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Cancer journey leads to Saturday Birthday Bash for local farmer Tim Hansberger

Event is from 5 to 9 p.m. Saturday at Round Lake Vineyard & Winery.

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The Hansberger family, including Eli, Susan, Tim and Evan, gathered for a photo following the Worthington FFA Chapter banquet in February.
Special to The Globe

WORTHINGTON — For the Tim and Susan Hansberger family of Worthington, life has been like a roller coaster since March 13, 2020. Most will remember that time as the last days before the COVID-19 pandemic forced a statewide shutdown of non-essential businesses.

For the Hansbergers, March 13 was when they heard the news no one ever wants to hear — that a lump on Tim’s left thigh was osteosarcoma. The bone cancer is most commonly found in juveniles or the elderly, not in healthy men with two teenage sons at home.

“There are only about 500 cases a year,” Tim said.

Osteosarcoma is a beast, added his wife, Susan. It’s a beast because it can — and often does — return, typically in the lungs. It did so for Tim, who recently completed surgery and chemotherapy to eradicate several nodules in his lungs.

He is currently in remission — in between his last chemotherapy treatment and his first three-month scan — and with his 46th birthday this Friday, his farming neighbors and friends have planned a Birthday Bash and benefit in Tim’s honor. The event is open to the public, and is planned from 5 to 9 p.m. Saturday at Round Lake Vineyard & Winery, 30124 Minnesota 264, Round Lake.

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The bash will include a free-will donation burger bar with burgers grilled by the Rock-Nobles Cattlemen, and fresh-cut French fries prepared by the Nobles County Corn and Soybean Growers Association. Members of those groups are coming out to support Tim, who farms north of Worthington and has long been an agricultural advocate with his service on various boards.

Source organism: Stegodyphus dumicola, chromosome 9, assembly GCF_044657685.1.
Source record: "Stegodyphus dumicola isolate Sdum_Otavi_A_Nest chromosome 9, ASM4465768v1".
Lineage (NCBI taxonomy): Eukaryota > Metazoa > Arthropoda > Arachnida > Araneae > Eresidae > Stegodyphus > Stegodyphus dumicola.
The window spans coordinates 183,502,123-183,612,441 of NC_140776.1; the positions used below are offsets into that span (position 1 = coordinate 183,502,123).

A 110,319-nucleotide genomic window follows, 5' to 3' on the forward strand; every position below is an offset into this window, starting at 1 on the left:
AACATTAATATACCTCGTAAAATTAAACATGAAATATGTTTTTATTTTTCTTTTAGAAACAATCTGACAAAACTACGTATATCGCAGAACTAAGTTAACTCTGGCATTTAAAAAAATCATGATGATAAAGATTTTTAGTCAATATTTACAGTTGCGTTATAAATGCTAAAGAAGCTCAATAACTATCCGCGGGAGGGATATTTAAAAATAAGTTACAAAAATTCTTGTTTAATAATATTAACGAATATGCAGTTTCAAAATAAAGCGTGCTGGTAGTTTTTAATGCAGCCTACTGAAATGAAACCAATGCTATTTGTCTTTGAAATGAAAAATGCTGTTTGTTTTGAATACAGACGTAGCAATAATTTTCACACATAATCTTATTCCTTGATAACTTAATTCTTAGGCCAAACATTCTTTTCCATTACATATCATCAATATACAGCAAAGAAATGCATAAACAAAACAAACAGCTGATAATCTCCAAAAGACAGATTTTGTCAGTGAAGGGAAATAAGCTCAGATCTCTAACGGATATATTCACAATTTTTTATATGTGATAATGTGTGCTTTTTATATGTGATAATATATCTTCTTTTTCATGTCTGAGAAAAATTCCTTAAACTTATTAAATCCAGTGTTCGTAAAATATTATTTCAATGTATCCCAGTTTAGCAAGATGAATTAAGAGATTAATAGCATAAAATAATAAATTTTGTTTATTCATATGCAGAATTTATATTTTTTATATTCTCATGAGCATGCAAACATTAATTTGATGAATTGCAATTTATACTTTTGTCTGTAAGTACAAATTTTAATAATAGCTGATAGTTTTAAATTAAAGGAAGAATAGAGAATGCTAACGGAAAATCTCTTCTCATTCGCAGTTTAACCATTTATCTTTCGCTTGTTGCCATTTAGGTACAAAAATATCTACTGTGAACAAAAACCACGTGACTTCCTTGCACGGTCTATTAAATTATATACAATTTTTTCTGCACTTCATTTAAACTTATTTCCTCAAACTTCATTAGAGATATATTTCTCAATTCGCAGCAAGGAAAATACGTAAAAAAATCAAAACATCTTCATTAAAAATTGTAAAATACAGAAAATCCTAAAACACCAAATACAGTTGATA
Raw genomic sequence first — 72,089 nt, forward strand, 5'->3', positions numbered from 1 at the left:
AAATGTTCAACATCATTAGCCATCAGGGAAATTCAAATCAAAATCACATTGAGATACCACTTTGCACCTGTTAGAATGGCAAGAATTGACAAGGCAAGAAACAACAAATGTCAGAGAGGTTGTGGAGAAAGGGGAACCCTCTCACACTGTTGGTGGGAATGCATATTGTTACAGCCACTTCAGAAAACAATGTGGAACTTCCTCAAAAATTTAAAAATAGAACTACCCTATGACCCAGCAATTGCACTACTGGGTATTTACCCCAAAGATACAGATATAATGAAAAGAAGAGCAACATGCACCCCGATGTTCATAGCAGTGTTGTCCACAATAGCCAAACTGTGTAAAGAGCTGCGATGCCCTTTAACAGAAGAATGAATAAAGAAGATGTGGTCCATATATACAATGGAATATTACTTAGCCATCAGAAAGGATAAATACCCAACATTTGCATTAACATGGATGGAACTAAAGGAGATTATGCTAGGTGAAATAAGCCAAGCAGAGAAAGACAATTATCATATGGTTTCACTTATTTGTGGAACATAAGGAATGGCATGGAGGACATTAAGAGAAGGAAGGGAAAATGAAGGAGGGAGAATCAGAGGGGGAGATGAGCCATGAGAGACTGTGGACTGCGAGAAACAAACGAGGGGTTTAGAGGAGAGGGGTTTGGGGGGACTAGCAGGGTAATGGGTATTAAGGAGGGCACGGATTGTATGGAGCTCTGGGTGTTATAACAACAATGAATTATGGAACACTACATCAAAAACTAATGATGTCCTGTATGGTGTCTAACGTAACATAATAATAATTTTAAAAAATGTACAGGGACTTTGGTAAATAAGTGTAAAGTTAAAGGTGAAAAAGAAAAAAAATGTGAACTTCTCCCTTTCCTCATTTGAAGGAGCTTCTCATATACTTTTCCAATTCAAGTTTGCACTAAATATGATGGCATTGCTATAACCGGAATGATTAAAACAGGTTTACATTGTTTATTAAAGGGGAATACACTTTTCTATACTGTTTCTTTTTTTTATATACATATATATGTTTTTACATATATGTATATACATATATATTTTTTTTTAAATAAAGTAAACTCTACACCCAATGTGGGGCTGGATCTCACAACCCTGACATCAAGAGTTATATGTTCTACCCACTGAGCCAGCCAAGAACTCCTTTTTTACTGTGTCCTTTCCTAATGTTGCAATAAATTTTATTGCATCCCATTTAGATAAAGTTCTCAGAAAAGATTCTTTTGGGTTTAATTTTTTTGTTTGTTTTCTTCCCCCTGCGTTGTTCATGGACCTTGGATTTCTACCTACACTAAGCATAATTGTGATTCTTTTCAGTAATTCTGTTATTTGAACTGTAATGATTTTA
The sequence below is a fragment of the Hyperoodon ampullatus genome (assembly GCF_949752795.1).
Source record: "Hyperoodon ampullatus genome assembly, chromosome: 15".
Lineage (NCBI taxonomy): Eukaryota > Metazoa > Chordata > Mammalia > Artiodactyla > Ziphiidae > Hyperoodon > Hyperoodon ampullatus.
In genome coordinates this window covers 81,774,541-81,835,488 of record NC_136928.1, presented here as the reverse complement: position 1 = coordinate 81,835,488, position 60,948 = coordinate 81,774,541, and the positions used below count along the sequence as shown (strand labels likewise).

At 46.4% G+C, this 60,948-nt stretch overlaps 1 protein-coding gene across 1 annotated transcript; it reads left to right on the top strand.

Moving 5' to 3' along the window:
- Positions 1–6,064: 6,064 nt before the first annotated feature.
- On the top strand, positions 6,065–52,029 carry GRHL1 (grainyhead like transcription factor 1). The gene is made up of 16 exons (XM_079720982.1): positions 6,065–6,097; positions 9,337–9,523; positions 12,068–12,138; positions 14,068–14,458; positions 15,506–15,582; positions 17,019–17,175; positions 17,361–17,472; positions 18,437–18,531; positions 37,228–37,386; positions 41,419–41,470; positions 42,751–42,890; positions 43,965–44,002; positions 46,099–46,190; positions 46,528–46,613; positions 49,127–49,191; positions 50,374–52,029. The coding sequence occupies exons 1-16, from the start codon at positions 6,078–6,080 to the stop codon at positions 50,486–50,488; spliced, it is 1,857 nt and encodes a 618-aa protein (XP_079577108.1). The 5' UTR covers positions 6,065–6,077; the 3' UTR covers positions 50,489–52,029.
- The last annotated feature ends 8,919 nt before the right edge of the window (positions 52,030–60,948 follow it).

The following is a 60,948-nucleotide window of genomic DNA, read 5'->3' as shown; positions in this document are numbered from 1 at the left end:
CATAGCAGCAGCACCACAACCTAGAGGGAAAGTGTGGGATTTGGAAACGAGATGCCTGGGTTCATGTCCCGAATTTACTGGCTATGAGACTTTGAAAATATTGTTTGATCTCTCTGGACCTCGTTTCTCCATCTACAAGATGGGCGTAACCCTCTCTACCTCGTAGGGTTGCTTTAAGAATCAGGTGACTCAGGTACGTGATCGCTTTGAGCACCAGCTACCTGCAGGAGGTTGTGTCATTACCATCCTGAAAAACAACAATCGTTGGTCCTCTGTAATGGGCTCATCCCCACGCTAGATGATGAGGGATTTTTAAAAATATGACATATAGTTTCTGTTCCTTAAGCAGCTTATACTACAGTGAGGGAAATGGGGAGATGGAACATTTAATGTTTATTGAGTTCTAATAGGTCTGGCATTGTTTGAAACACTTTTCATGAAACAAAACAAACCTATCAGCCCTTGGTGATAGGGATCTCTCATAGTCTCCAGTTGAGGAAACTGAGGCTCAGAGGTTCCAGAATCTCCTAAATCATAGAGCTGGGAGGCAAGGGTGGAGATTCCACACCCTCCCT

“This is really a celebration,” said Bill Gordon, one of the committee members organizing the bash.

It’s about celebrating Tim’s successful battle and celebrating life, Gordon said.

Included in the celebration is a live auction, planned to start at 7 p.m. Saturday. Numerous donated items are on the auction, including metal art, a John Deere grill, quilts, a go-cart, outdoor pool, boat ride and meal on Lake Shetek, and a three-night stay in the Black Hills.

Some birthday surprises are also planned during the evening.

Initial diagnosis

During the 2019 harvest, Tim noticed a lump on his thigh that appeared to come out through his quad muscle.

“It felt a lot like a knot in the muscle if you overworked it,” shared Susan. “We had done a lot of bin work that day and didn’t really think a lot about it.”

While the lump was still visible after harvest was completed, Tim said it wasn’t painful. It remained that way until February when, while at the state swim meet with sons, Evan and Eli, Tim’s knee began to hurt.

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It led to their decision to visit the Orthopedic Institute’s walk-in clinic in Sioux Falls, South Dakota, the day after President’s Day in 2020. An x-ray of Tim’s knee was the first thing ordered.

It wasn’t until their nurse stepped out and began rapid-fire talking with other health professionals that the Hansbergers had an inkling this was a serious problem.

“The doctor we were supposed to see, we never saw,” recalled Tim.

Instead, a different doctor entered and told Tim there was nothing wrong with his knee, but that the lump on his femur wasn’t supposed to be there.

Tim was asked to return two days later for a CT and bone scan; with an appointment to see an orthopedic surgeon on Friday.

That next Monday, a biopsy was conducted and the surgeon scraped cells off the surface of the tumor. It took two weeks before they received the results — two long weeks during which Tim’s surgeon also received a second opinion from a Harvard doctor who specializes in osteosarcoma.

“He was 80% sure that this is what it is, but he didn’t want to move ahead with a treatment plan until he received the second opinion,” shared Tim. “It didn’t matter what (the Harvard doctor) specialized in — it wasn’t anything good.”

The osteosarcoma was confirmed on March 13, and the Hansbergers were referred to Mayo Health in Rochester.

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Treatment plan

Tim’s chemotherapy treatment plan was designed by Mayo Health, but he received his treatments at Avera in Sioux Falls and at Sanford Worthington Oncology.